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Dual Brexit and US fiscal stimulus talks continued to dominate cable’s trading, resulting in choppy trading, an eventual breakout to the upside, and a retreat afterward. US politics are set to take over in the pre-elections week, while UK coronavirus cases and lockdowns will probably become more prominent, Yohay Elam, an Analyst at FXStreet, reports. 

Key quotes

“The Brexit saga has been going for over four years, and with two months left until the UK ceases to be a de-facto member of the EU, any headline could rock markets. The end of October was one of the deadlines for reaching a deal, but the data will likely come and go without a deal. Nevertheless, any comment on progress could boost sterling, and a total stall of negotiations would hurt it. 

“The increase in COVID-19 cases and the ensuing lockdowns are moving rapidly. If Liverpool’s Tier Three restrictions succeed in flattening the curve, it could serve as an encouraging sign, boosting the pound. On the other hand, if additional regions enter the highest lockdown level, especially London – sterling could suffer.”

“An influx of post-debate opinion polls is likely early in the week. While national surveys grab the headlines, what counts is battleground states. Polls from Pennsylvania – the closest of the northern states that Trump won narrowly in 2016 are of high importance. Florida, the perennial swing state, is also critical as it sends a large number of electors, is highly contested, and counts early votes ahead of election day. If Biden wins Florida, the race is all but over. However, if Trump carries his new home state, the race is considerably closer.”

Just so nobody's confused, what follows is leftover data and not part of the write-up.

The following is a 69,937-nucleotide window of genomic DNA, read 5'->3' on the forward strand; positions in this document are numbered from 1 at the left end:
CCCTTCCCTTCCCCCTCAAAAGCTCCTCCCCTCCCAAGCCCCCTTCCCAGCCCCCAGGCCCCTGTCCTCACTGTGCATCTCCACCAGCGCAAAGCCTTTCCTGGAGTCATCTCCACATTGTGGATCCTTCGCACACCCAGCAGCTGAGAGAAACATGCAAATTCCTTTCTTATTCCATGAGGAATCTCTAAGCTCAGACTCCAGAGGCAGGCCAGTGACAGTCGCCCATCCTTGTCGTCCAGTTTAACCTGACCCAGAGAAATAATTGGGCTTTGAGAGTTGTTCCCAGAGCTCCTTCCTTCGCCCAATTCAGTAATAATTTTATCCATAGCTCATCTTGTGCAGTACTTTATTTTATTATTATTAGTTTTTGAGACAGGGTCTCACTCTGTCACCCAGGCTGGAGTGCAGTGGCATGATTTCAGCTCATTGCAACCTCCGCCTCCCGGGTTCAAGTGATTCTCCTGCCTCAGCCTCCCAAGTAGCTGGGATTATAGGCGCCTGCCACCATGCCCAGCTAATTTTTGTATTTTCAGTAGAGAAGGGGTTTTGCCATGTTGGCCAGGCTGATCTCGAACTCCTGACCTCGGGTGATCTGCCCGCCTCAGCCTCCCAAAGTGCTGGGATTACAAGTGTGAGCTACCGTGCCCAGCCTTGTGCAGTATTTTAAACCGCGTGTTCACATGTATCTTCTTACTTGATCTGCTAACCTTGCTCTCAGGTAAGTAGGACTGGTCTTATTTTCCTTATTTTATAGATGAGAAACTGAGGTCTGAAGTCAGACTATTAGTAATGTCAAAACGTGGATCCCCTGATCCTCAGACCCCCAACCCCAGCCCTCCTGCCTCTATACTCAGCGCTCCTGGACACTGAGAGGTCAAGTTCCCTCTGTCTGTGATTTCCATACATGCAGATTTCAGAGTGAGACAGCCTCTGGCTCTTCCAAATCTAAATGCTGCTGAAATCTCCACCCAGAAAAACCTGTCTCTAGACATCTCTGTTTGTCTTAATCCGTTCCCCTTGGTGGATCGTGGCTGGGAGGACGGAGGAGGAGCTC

“COVID-19 cases are rising in colder states, with the battleground of Wisconsin standing out. Will the disease depress turnout and favor Trump? Will it shed more light on his mishandling of the crisis and push voters toward Biden? The increase is known; the impact remains a mystery.”

“Durable Goods Orders for September are set to print modest changes. Investors are eyeing Nondefense ex-air spending, considered ‘the core of the core.’ These investment figures feed into Gross Domestic Product calculations for the third quarter. After an annualized collapse of 31.4% in second-quarter GDP, a bounce of a similar magnitude is on the cards now. The first release tends to have more impact than revisions and is set to impact future stimulus calculations, allowing it to impact markets despite tensions ahead of the vote.”